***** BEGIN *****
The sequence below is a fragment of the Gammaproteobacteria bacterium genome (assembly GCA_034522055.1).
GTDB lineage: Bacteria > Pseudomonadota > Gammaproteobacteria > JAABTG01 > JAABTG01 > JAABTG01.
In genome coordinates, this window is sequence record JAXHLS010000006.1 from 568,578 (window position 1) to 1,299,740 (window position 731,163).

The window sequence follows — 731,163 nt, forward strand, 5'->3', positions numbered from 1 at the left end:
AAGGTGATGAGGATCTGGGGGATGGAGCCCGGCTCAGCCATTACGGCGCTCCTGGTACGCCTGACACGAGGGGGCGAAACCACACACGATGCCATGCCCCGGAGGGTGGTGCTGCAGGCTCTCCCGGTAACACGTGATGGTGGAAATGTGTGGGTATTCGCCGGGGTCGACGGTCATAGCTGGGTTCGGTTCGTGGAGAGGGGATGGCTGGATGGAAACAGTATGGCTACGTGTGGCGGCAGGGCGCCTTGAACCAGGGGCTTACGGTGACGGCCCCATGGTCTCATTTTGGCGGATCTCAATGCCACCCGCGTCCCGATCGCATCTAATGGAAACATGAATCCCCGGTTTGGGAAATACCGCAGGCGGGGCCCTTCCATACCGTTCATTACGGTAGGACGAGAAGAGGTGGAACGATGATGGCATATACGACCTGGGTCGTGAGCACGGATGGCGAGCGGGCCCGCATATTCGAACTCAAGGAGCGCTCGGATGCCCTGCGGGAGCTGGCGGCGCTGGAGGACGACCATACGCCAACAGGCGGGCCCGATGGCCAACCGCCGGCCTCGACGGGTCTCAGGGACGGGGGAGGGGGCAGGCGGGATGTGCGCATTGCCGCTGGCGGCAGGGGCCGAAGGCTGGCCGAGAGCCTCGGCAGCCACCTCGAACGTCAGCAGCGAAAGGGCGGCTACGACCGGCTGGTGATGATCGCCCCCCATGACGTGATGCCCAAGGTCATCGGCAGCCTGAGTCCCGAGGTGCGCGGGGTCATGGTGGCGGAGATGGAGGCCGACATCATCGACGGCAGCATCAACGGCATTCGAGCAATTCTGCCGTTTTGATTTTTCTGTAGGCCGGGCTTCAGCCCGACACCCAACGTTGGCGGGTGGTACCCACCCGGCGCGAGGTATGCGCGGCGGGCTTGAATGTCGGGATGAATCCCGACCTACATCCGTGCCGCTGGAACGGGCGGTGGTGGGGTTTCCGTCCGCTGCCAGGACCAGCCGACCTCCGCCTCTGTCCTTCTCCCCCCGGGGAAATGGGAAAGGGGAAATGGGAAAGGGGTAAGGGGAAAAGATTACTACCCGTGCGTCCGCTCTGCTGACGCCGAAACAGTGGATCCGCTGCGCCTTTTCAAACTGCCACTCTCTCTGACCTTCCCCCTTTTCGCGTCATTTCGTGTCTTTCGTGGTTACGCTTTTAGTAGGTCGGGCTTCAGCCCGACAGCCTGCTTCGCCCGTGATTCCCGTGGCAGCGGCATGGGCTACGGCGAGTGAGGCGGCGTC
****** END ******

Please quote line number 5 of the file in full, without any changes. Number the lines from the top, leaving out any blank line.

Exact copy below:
AAGGTGATGAGGATCTGGGGGATGGAGCCCGGCTCAGCCATTACGGCGCTCCTGGTACGCCTGACACGAGGGGGCGAAACCACACACGATGCCATGCCCCGGAGGGTGGTGCTGCAGGCTCTCCCGGTAACACGTGATGGTGGAAATGTGTGGGTATTCGCCGGGGTCGACGGTCATAGCTGGGTTCGGTTCGTGGAGAGGGGATGGCTGGATGGAAACAGTATGGCTACGTGTGGCGGCAGGGCGCCTTGAACCAGGGGCTTACGGTGACGGCCCCATGGTCTCATTTTGGCGGATCTCAATGCCACCCGCGTCCCGATCGCATCTAATGGAAACATGAATCCCCGGTTTGGGAAATACCGCAGGCGGGGCCCTTCCATACCGTTCATTACGGTAGGACGAGAAGAGGTGGAACGATGATGGCATATACGACCTGGGTCGTGAGCACGGATGGCGAGCGGGCCCGCATATTCGAACTCAAGGAGCGCTCGGATGCCCTGCGGGAGCTGGCGGCGCTGGAGGACGACCATACGCCAACAGGCGGGCCCGATGGCCAACCGCCGGCCTCGACGGGTCTCAGGGACGGGGGAGGGGGCAGGCGGGATGTGCGCATTGCCGCTGGCGGCAGGGGCCGAAGGCTGGCCGAGAGCCTCGGCAGCCACCTCGAACGTCAGCAGCGAAAGGGCGGCTACGACCGGCTGGTGATGATCGCCCCCCATGACGTGATGCCCAAGGTCATCGGCAGCCTGAGTCCCGAGGTGCGCGGGGTCATGGTGGCGGAGATGGAGGCCGACATCATCGACGGCAGCATCAACGGCATTCGAGCAATTCTGCCGTTTTGATTTTTCTGTAGGCCGGGCTTCAGCCCGACACCCAACGTTGGCGGGTGGTACCCACCCGGCGCGAGGTATGCGCGGCGGGCTTGAATGTCGGGATGAATCCCGACCTACATCCGTGCCGCTGGAACGGGCGGTGGTGGGGTTTCCGTCCGCTGCCAGGACCAGCCGACCTCCGCCTCTGTCCTTCTCCCCCCGGGGAAATGGGAAAGGGGAAATGGGAAAGGGGTAAGGGGAAAAGATTACTACCCGTGCGTCCGCTCTGCTGACGCCGAAACAGTGGATCCGCTGCGCCTTTTCAAACTGCCACTCTCTCTGACCTTCCCCCTTTTCGCGTCATTTCGTGTCTTTCGTGGTTACGCTTTTAGTAGGTCGGGCTTCAGCCCGACAGCCTGCTTCGCCCGTGATTCCCGTGGCAGCGGCATGGGCTACGGCGAGTGAGGCGGCGTC